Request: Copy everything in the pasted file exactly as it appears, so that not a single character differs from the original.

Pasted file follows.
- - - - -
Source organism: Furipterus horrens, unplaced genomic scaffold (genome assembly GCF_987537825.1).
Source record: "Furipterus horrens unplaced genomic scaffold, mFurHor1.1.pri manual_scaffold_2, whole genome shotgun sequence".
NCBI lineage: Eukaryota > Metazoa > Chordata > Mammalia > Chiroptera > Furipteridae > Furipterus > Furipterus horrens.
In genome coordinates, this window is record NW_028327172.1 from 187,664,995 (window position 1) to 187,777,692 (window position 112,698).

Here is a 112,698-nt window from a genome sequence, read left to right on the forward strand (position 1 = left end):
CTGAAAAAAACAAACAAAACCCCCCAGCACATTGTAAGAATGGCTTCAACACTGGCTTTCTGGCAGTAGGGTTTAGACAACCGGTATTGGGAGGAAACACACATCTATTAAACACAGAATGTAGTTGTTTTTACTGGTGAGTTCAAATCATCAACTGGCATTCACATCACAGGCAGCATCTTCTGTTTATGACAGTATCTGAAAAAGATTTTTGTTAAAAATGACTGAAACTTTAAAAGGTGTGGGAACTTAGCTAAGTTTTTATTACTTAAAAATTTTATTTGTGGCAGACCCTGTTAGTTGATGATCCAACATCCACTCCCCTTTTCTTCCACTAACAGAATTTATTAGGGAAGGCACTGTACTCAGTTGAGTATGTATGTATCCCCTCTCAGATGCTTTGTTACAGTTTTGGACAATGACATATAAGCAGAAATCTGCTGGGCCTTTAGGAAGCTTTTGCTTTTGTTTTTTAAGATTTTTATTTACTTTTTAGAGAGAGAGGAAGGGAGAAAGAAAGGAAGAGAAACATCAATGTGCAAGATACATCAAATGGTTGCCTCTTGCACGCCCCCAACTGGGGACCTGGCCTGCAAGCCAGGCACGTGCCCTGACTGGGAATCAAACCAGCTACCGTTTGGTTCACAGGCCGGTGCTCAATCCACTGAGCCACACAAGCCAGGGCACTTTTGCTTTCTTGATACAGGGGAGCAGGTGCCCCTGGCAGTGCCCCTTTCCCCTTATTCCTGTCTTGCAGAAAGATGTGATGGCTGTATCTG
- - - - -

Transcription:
Source organism: Furipterus horrens, unplaced genomic scaffold (genome assembly GCF_987537825.1).
Source record: "Furipterus horrens unplaced genomic scaffold, mFurHor1.1.pri manual_scaffold_2, whole genome shotgun sequence".
NCBI lineage: Eukaryota > Metazoa > Chordata > Mammalia > Chiroptera > Furipteridae > Furipterus > Furipterus horrens.
In genome coordinates, this window is record NW_028327172.1 from 187,664,995 (window position 1) to 187,777,692 (window position 112,698).

Here is a 112,698-nt window from a genome sequence, read left to right on the forward strand (position 1 = left end):
CTGAAAAAAACAAACAAAACCCCCCAGCACATTGTAAGAATGGCTTCAACACTGGCTTTCTGGCAGTAGGGTTTAGACAACCGGTATTGGGAGGAAACACACATCTATTAAACACAGAATGTAGTTGTTTTTACTGGTGAGTTCAAATCATCAACTGGCATTCACATCACAGGCAGCATCTTCTGTTTATGACAGTATCTGAAAAAGATTTTTGTTAAAAATGACTGAAACTTTAAAAGGTGTGGGAACTTAGCTAAGTTTTTATTACTTAAAAATTTTATTTGTGGCAGACCCTGTTAGTTGATGATCCAACATCCACTCCCCTTTTCTTCCACTAACAGAATTTATTAGGGAAGGCACTGTACTCAGTTGAGTATGTATGTATCCCCTCTCAGATGCTTTGTTACAGTTTTGGACAATGACATATAAGCAGAAATCTGCTGGGCCTTTAGGAAGCTTTTGCTTTTGTTTTTTAAGATTTTTATTTACTTTTTAGAGAGAGAGGAAGGGAGAAAGAAAGGAAGAGAAACATCAATGTGCAAGATACATCAAATGGTTGCCTCTTGCACGCCCCCAACTGGGGACCTGGCCTGCAAGCCAGGCACGTGCCCTGACTGGGAATCAAACCAGCTACCGTTTGGTTCACAGGCCGGTGCTCAATCCACTGAGCCACACAAGCCAGGGCACTTTTGCTTTCTTGATACAGGGGAGCAGGTGCCCCTGGCAGTGCCCCTTTCCCCTTATTCCTGTCTTGCAGAAAGATGTGATGGCTGTATCTG